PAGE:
Memphis School Experiments With Single Sex Classes
February 26, 2001
Co-ed is out and all-boy or all-girl classes are in at Campus School, a public school on the grounds of the University of Memphis, Tennessee. The experiment is operated by the College of Education as a laboratory for teaching grades one through six.
In its first year of operation, parents, teachers and students are giving the classes segregated by sex high marks.
Here are some of the benefits participants name:
- School officials say they have fewer discipline problems and distractions -- and they are achieving promising academic results.
- Although girls' science and math grades traditionally begin to drop in the fifth grade, girls in the segregated classes are holding their own -- without fear of ridicule by the boys.
- All-boys science and math classes can proceed at their own pace.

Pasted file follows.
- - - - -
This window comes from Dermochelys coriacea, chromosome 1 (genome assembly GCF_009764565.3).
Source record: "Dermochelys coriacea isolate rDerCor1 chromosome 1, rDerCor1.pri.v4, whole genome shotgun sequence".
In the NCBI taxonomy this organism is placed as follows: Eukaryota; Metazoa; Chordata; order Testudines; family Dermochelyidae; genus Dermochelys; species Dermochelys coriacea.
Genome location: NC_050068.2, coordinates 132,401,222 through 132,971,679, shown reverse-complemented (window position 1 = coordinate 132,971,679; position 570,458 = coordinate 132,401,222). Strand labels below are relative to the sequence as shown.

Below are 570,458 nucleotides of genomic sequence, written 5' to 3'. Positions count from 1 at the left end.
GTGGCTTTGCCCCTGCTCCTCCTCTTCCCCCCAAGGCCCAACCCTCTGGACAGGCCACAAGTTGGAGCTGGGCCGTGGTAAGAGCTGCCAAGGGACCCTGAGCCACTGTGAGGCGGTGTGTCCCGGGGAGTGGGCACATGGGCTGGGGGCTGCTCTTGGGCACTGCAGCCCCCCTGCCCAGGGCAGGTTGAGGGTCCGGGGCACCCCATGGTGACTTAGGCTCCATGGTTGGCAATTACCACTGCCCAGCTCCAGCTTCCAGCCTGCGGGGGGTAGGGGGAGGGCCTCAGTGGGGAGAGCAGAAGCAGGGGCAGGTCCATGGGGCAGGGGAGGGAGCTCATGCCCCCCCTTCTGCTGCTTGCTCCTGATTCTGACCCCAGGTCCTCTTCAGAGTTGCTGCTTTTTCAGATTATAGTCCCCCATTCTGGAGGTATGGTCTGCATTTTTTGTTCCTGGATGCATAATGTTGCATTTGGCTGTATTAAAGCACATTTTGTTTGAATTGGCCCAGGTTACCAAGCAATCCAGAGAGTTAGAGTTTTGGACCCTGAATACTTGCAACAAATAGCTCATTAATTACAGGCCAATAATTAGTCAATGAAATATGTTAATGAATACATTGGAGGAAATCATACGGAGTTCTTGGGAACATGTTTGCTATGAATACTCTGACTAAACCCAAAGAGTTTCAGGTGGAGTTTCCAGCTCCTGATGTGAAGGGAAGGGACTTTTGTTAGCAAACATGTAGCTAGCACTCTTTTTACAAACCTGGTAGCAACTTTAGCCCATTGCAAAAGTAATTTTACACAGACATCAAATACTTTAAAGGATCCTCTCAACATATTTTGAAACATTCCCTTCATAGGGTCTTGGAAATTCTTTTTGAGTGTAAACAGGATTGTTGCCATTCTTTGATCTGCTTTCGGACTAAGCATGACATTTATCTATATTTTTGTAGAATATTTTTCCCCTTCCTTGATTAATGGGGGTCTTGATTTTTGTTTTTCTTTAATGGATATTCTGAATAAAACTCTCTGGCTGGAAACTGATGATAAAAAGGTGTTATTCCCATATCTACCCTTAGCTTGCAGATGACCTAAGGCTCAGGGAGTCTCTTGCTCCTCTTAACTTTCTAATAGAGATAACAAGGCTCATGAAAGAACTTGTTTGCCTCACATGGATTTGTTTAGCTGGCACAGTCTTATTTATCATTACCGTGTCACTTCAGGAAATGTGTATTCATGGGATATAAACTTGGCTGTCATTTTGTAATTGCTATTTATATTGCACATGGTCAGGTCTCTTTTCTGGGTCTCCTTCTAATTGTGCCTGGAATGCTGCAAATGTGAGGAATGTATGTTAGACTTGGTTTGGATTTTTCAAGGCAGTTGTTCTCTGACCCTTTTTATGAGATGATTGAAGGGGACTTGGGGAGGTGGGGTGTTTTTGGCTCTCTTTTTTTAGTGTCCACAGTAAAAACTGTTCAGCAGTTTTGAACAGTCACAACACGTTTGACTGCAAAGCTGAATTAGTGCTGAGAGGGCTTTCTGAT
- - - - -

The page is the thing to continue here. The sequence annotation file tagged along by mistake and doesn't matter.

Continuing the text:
- Girls who were formerly meek and shy are beginning to take positions as school leaders -- without having to defer to the boys.
Both classes share recess time, and 20 of the boys and girls come together for gifted classes weekly. Each week, the girls switch classes with the boys for two hours of science. The boys' male teacher conducts the girls' classes, while the boys meet with a female teacher for creative writing and composition.
Teaching specialists say that some studies have shown boys tend to be called upon more often than girls in mixed classes.
Source: Lila Garlington, "Single-Sex Classes Get High Marks in School Experiment," Washington Times, February 26, 2001.
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